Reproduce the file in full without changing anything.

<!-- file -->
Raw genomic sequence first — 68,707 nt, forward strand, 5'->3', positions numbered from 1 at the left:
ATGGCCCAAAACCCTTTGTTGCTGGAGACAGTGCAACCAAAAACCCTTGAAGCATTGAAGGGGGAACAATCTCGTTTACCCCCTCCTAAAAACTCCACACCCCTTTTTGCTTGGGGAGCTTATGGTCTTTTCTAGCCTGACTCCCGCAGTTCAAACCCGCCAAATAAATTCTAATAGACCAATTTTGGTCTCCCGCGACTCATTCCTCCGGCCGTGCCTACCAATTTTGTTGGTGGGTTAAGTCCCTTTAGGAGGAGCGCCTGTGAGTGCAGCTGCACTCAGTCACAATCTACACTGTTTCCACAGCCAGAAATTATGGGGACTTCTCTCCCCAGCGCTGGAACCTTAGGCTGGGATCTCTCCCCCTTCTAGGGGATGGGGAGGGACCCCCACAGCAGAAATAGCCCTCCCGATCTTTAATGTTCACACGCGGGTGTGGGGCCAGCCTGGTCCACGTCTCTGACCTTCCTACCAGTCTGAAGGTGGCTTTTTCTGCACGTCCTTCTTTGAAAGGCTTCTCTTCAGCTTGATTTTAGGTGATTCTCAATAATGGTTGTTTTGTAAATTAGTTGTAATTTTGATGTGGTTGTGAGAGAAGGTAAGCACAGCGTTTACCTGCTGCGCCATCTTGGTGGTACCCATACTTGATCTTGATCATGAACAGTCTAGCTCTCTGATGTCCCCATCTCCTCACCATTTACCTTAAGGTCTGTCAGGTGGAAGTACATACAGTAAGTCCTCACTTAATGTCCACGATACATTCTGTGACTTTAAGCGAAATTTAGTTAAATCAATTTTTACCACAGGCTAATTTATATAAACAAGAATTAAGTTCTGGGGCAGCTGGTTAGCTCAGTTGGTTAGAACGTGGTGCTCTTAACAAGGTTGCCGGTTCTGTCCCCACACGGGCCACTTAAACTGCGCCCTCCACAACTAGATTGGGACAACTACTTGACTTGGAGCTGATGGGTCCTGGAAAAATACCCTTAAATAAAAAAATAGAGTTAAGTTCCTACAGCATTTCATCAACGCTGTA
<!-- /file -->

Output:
Raw genomic sequence first — 68,707 nt, forward strand, 5'->3', positions numbered from 1 at the left:
ATGGCCCAAAACCCTTTGTTGCTGGAGACAGTGCAACCAAAAACCCTTGAAGCATTGAAGGGGGAACAATCTCGTTTACCCCCTCCTAAAAACTCCACACCCCTTTTTGCTTGGGGAGCTTATGGTCTTTTCTAGCCTGACTCCCGCAGTTCAAACCCGCCAAATAAATTCTAATAGACCAATTTTGGTCTCCCGCGACTCATTCCTCCGGCCGTGCCTACCAATTTTGTTGGTGGGTTAAGTCCCTTTAGGAGGAGCGCCTGTGAGTGCAGCTGCACTCAGTCACAATCTACACTGTTTCCACAGCCAGAAATTATGGGGACTTCTCTCCCCAGCGCTGGAACCTTAGGCTGGGATCTCTCCCCCTTCTAGGGGATGGGGAGGGACCCCCACAGCAGAAATAGCCCTCCCGATCTTTAATGTTCACACGCGGGTGTGGGGCCAGCCTGGTCCACGTCTCTGACCTTCCTACCAGTCTGAAGGTGGCTTTTTCTGCACGTCCTTCTTTGAAAGGCTTCTCTTCAGCTTGATTTTAGGTGATTCTCAATAATGGTTGTTTTGTAAATTAGTTGTAATTTTGATGTGGTTGTGAGAGAAGGTAAGCACAGCGTTTACCTGCTGCGCCATCTTGGTGGTACCCATACTTGATCTTGATCATGAACAGTCTAGCTCTCTGATGTCCCCATCTCCTCACCATTTACCTTAAGGTCTGTCAGGTGGAAGTACATACAGTAAGTCCTCACTTAATGTCCACGATACATTCTGTGACTTTAAGCGAAATTTAGTTAAATCAATTTTTACCACAGGCTAATTTATATAAACAAGAATTAAGTTCTGGGGCAGCTGGTTAGCTCAGTTGGTTAGAACGTGGTGCTCTTAACAAGGTTGCCGGTTCTGTCCCCACACGGGCCACTTAAACTGCGCCCTCCACAACTAGATTGGGACAACTACTTGACTTGGAGCTGATGGGTCCTGGAAAAATACCCTTAAATAAAAAAATAGAGTTAAGTTCCTACAGCATTTCATCAACGCTGTA